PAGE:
Advanced SQL Server DATE and DATETIME Handling

DATETIME’s Precision

OK. I’m joking above. The truth is that SQL Server stores DATETIME with a precision of 3.33 Milliseconds (0. 00333 seconds). The exact value is rounded in steps of 0.000, 0.003 and 0.007. This is what caused the strange behavior above.

There are two ways to get around this problem. The first, and better one, is to write a dll for an extended stored procedure in C++. The other one is to code an ActiveX dll (e.g. with VB) and embed it in an user defined function.

To stay consistent in this article and not introduce a third language, I’ll show you the ActiveX solution. It is also faster to implement.

At first you have to create an ActiveX project, call it ‘SQLTimer’ and add a class with the name ‘clsSQLTimer’. Then write the following function into the class:

Public Function GetSQLTimer() As Double
GetSQLTimer = Int(Now) + Timer / 86400
End Function

As you may have noticed, it is the same algorithm you saw earlier in this article.

Set the (VB6) project’s properties to ‘Unattended Execution’ and ‘Retained In Memory’.

After compilation into the ‘SQLTimer.dll’, you should move this file to the ‘Binn’ directory of your SQL-Server installation and use regsvr32 on it (regsvr32 “C:YOUR PATHBinnSQLTimer.dll”)!

The next step is to call the GetSQLTimer – function from an user defined SQL Server function.

As you may already know, you first have to create an instance of the ActiveX, then call the function, and finally you have to deallocate the component from memory.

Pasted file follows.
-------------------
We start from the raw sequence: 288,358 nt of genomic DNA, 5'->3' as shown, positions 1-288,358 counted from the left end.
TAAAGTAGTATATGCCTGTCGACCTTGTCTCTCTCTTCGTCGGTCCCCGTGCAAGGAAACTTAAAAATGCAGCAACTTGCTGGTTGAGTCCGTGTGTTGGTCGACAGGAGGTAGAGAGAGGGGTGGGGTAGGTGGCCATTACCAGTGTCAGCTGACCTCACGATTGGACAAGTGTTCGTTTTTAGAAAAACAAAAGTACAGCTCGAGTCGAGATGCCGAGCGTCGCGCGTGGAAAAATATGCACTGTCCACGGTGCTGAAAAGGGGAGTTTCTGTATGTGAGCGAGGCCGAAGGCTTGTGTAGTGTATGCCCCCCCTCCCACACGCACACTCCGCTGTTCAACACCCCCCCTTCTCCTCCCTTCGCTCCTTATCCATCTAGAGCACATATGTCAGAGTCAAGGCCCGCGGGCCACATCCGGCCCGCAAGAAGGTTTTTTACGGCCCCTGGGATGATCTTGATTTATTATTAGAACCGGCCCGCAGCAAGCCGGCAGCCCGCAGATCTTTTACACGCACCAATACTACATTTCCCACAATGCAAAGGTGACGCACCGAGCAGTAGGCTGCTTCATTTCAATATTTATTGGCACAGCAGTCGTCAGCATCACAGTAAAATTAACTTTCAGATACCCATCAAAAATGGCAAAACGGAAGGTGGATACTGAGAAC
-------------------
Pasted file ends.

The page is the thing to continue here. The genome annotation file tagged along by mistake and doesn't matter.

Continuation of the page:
And here is the ActiveX function:

Create Function udfGetTime() Returns float(53)
As
Begin
Declare @intObject int, @fltTimer float(53)
Exec sp_OACreate ‘SQLTimer.clsSQLTimer’, @intObject OUTPUT — create ActiveX
Exec sp_OAMethod @intObject, ‘GetSQLTimer’, @fltTimer OUTPUT — call timer function
Exec sp_OADestroy @intObject — destroy ActiveX
Return @fltTimer
End

Of course you can improve this code with more error handling

The benefit of storing dates as float is:

1. higher precision,
2. a higher range of dates (01.01.0100 to 31.12.9999)!
3. it’s compatible with SQL-Server’s datetime datatype -within it’s date-range.

Point 3 can be checked with this script:

Select Cast(dbo.udfGetTime() as datetime)

At last you must change the spTestSQL procedure to:

Alter Procedure “spTestSQL”
@strSQL as nvarchar(400),
@dtStart float(53) OUTPUT,
@dtEnd float(53) OUTPUT
As
Set nocount on
Declare @intObject int

Exec sp_OACreate ‘SQLTimer.clsSQLTimer’, @intObject OUTPUT — create ActiveX

Exec sp_OAMethod @intObject, ‘GetSQLTimer’, @dtStart OUTPUT — get start
Exec sp_executeSQL @strSql
Exec sp_OAMethod @intObject, ‘GetSQLTimer’, @dtEnd OUTPUT — get end

Exec sp_OADestroy @intObject — destroy ActiveX
return

Finally change the VB code from section ‘Check your SQL’ and set the Parameter datatype of @dtStart and @dtEnd to adDouble.

Now, this is what is on my local SQL Server installation:

Code started at: 2004-07-28 02:59:02.145
Server started at: 2004-07-28 02:59:02.145
Sever ended at: 2004-07-28 02:59:02.396
Code ended at: 2004-07-28 02:59:02.396

Full duration: 00:00:00.251
Server duration: 00:00:00.251
Network duration: 00:00:00.000

This makes a lot more sense.

I hope this article has shown you some of the issues with VB’s DATE ad SQL Server’s DATETIME, and how to get around them.

Reprinted with the express written permission of the author. Copyright 2004

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